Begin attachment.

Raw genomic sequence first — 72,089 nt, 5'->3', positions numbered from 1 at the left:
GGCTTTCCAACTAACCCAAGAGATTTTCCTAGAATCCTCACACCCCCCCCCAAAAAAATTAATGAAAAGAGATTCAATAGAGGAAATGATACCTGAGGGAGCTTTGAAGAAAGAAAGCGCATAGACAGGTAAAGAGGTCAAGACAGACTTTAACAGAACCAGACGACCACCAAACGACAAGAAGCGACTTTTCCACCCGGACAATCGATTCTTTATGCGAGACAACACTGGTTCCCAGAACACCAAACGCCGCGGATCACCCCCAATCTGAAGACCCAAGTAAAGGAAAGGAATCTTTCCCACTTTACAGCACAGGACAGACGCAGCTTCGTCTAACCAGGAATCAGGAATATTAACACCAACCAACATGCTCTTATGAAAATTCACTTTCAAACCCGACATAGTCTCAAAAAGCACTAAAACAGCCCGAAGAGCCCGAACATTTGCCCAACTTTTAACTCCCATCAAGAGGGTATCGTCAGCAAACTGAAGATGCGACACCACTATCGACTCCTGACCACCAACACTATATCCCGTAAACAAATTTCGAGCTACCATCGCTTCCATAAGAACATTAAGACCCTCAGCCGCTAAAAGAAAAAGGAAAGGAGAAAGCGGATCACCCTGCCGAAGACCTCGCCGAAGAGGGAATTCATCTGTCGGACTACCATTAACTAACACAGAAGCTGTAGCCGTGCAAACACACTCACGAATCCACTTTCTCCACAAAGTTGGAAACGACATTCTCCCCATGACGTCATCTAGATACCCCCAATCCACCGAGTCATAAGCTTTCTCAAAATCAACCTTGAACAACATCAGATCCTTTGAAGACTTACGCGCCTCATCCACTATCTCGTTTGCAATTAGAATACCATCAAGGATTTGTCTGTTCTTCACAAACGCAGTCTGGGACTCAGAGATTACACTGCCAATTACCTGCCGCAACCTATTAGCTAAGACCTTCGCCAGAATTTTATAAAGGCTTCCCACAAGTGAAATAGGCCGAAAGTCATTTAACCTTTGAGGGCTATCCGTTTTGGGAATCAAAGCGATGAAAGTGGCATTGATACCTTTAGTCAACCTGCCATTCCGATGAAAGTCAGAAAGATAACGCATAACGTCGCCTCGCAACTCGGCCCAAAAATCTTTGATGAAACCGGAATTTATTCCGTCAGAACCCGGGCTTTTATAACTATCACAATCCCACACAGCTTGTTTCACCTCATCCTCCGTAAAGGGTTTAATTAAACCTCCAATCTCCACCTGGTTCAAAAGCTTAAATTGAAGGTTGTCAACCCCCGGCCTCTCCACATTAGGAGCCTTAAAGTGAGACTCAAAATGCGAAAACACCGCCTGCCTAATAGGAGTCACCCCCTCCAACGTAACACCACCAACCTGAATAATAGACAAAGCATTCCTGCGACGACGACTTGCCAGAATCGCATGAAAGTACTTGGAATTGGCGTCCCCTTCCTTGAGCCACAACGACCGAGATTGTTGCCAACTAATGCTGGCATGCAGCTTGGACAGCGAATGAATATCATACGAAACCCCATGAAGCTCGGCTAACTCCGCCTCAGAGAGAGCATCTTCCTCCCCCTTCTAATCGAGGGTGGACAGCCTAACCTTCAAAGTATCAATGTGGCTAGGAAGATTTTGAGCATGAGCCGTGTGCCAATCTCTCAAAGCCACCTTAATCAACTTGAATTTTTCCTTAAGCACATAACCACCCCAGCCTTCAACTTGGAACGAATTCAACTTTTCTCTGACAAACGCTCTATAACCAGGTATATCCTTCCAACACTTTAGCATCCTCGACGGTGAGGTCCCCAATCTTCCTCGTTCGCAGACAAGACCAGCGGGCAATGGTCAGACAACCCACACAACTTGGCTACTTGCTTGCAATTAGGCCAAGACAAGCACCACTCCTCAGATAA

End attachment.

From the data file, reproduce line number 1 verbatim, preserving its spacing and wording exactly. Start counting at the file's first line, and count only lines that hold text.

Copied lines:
Raw genomic sequence first — 72,089 nt, 5'->3', positions numbered from 1 at the left: